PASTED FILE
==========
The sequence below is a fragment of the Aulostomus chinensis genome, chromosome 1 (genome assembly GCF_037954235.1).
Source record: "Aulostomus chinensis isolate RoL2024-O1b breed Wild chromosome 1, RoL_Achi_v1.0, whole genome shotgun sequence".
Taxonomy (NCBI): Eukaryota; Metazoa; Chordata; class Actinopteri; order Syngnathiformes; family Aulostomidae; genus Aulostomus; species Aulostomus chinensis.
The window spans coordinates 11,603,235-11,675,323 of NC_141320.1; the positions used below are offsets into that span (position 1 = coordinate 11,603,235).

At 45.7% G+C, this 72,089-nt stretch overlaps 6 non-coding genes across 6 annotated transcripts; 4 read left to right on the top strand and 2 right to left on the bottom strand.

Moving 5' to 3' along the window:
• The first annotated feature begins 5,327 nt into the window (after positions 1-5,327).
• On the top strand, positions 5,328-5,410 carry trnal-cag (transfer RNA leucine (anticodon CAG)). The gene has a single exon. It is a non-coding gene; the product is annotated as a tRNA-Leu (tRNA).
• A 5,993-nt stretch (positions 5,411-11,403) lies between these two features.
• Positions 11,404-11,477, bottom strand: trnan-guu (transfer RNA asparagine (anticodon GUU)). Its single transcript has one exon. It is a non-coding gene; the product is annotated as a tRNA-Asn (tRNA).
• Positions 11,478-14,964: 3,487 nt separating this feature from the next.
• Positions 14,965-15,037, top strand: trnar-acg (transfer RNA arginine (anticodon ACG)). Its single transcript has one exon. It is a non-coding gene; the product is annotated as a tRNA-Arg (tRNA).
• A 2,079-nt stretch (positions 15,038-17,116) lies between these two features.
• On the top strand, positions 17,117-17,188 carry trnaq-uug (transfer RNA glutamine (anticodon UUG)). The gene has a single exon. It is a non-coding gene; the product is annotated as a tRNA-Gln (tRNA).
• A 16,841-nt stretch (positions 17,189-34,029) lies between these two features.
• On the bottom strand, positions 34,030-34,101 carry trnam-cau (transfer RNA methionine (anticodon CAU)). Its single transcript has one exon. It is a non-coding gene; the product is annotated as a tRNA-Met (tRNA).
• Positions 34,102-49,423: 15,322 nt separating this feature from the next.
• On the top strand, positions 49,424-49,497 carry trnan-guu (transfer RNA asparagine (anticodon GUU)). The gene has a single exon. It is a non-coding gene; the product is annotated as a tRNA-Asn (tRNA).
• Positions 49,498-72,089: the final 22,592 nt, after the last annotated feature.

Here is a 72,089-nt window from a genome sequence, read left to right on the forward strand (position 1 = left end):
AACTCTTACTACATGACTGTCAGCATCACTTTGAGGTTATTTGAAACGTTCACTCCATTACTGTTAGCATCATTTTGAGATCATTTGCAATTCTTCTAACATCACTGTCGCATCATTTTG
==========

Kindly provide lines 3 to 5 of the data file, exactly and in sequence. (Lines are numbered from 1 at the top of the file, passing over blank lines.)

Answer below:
Taxonomy (NCBI): Eukaryota; Metazoa; Chordata; class Actinopteri; order Syngnathiformes; family Aulostomidae; genus Aulostomus; species Aulostomus chinensis.
The window spans coordinates 11,603,235-11,675,323 of NC_141320.1; the positions used below are offsets into that span (position 1 = coordinate 11,603,235).

At 45.7% G+C, this 72,089-nt stretch overlaps 6 non-coding genes across 6 annotated transcripts; 4 read left to right on the top strand and 2 right to left on the bottom strand.